Thursday, August the 20th
Into the Mining Towns
Arriving in time and after the safety drill MV FRAM starts towards our first destination: Barentsburg, east of Longyearbyen. It was a wonderful sunshine and blue sky; the mountains along Isfjorden were glooming! Our Russian guides in Barentsburg expected us on the pier. Barentsburg is a Russian Mining town since 1932, when the Russian company Trust Arktikugol took over. During the time of the Soviet Union Barentsburg was a flourishing town and many workers tried to work here. The living conditions were excellent; they had their own farms producing the meat and also fresh vegetables. The payment was better than in mainland and most of the workers lived together with their families here. Still nowadays the infrastructure is quite good for the 400 inhabitants. The most beautiful building is the school (40 pupils) and the kindergarten (20 children), decorated with lovely paintings by young artist from St. Petersburg. The most important building is the huge cultural- and sports-center where we visited a wonderful show performing Russian dancing and singing. Leaving Barentsburg at 10 PM all of us agreed, it was a long day, but a wonderful start of the voyage.
Friday, August the 21st
Into the History
Announcement in the early morning: two polar bears ashore a mother and a cub enjoying a walrus carcass. We spotted them on our way to Ny-Ålesund in Kongsfjorden. Ny-Ålesund is the famous town in Arctic region, because in former times it housed the most northern post office. The building is still there but we could only stamp our cards for decoration. In the beginning Ny-Ålesund was a coal mining town from 1916 to 1929 and again from 1946 to 1962 when the mine was finally closed after several serious accidents. In the 1920s the place became an important starting point for the small aircrafts and airships heading towards the North Pole, and of course the most famous man during that period was Roald Amundsen. He became very much interested in aircrafts and therefore he started with two Dornier-Wal flying boats N-24 and N-25. The six men didn’t reach the pole - only 87°41’N where they had an emergency landing - but they managed to survive and returned. The next try flight to the North Pole started in 1926 with the airship Norge constructed by the Italian Umberto Nobilé. Nobilé, Amundsen and the American sponsor Lincoln Ellsworth were on board the successful drive. The mast which held the airship before starting is still standing outside Ny-Ålesund. Today the town is an important research place with around 20 international research stations.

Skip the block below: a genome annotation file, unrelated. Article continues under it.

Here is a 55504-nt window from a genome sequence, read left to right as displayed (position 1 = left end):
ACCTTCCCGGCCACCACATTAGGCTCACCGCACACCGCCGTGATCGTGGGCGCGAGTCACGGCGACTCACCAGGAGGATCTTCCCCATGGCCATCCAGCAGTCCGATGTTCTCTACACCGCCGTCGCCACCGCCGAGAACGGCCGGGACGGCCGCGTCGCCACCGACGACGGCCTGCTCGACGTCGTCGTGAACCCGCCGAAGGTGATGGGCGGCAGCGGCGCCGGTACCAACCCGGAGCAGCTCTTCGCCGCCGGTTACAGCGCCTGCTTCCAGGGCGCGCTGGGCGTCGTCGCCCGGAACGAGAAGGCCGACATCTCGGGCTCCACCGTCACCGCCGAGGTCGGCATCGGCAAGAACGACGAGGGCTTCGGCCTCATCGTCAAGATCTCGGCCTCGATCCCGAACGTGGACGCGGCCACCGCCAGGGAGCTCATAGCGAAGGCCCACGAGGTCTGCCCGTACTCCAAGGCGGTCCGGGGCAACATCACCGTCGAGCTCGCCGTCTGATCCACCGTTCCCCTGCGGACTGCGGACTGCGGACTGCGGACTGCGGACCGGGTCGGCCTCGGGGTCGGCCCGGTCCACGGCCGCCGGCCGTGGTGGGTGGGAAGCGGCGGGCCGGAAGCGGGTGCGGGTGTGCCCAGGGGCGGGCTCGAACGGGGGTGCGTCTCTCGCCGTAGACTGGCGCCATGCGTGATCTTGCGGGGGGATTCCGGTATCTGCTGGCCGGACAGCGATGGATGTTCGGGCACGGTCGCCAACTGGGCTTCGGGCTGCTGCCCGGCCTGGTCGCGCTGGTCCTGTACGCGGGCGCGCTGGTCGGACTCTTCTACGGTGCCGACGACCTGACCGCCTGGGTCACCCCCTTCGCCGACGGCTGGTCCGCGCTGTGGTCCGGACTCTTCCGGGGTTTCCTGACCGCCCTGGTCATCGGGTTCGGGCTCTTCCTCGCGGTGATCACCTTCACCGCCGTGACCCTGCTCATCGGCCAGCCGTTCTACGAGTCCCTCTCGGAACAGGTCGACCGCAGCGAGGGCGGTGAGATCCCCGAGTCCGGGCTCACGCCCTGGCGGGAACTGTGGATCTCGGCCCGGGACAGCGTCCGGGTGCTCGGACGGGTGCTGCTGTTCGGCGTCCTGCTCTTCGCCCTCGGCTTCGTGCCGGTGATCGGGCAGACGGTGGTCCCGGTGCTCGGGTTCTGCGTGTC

Our next landing was at Gravneset in Magdalenefjorden. Beside the historical traces of the former whale-hunting time, four blubber ovens and a huge graveyard, which were in use for 200 years from the 1614, we enjoyed the wonderful view direct towards the glacier and the icebergs. Some of us refreshed themselves in the sea; the water temperature was 4° C. We ended up around 9 PM and again an exciting day around Svalbard.
Saturday, August the 22nd
Into the Ice
What a start in the day! In the morning we spotted two Blue Whales, probably a mother and her young one. We stayed with them around FRAM, seeing the blast, the huge back part with the small fin and the tail. Blue whales are the biggest animals alive up to a length of 30 meters. After this exciting encounter we headed forward to the ice-edge of the drift ice. We reached it at a degree of latitude of 80°59’. Shortly after hitting the first ice floes the polar circle-boat cruising started. We got close enough to pick up some pieces, we admired the different colors and forms build up by pressure during their drifts.
On our further voyage we enjoyed the magic light which painted the mountains in an impressive way and showed clearly their sharp edges.
Sunday, August the 23rd
Into the New
The most eastern islands of Svalbard are Storøya and Kvitøya. Approaching the islands we couldn’t see very much, most of the landscape was hidden in fog, but shortly before arriving Storøya we saw the coast and two polar bears. Very exciting, but no chance for a landing. Again a cruising was started to watch the walruses. Storøya is well known for its big walrus population mostly females and calves. They are not only laying on the shore they are mostly swimming around and of course the spotted out who we are: small red boats with blue creatures. It was really exciting, because they came quite close to us. Walruses are not the most beautiful animals onshore but when they swim and you can see their eyes and listen to their “talking”; you might fall in love.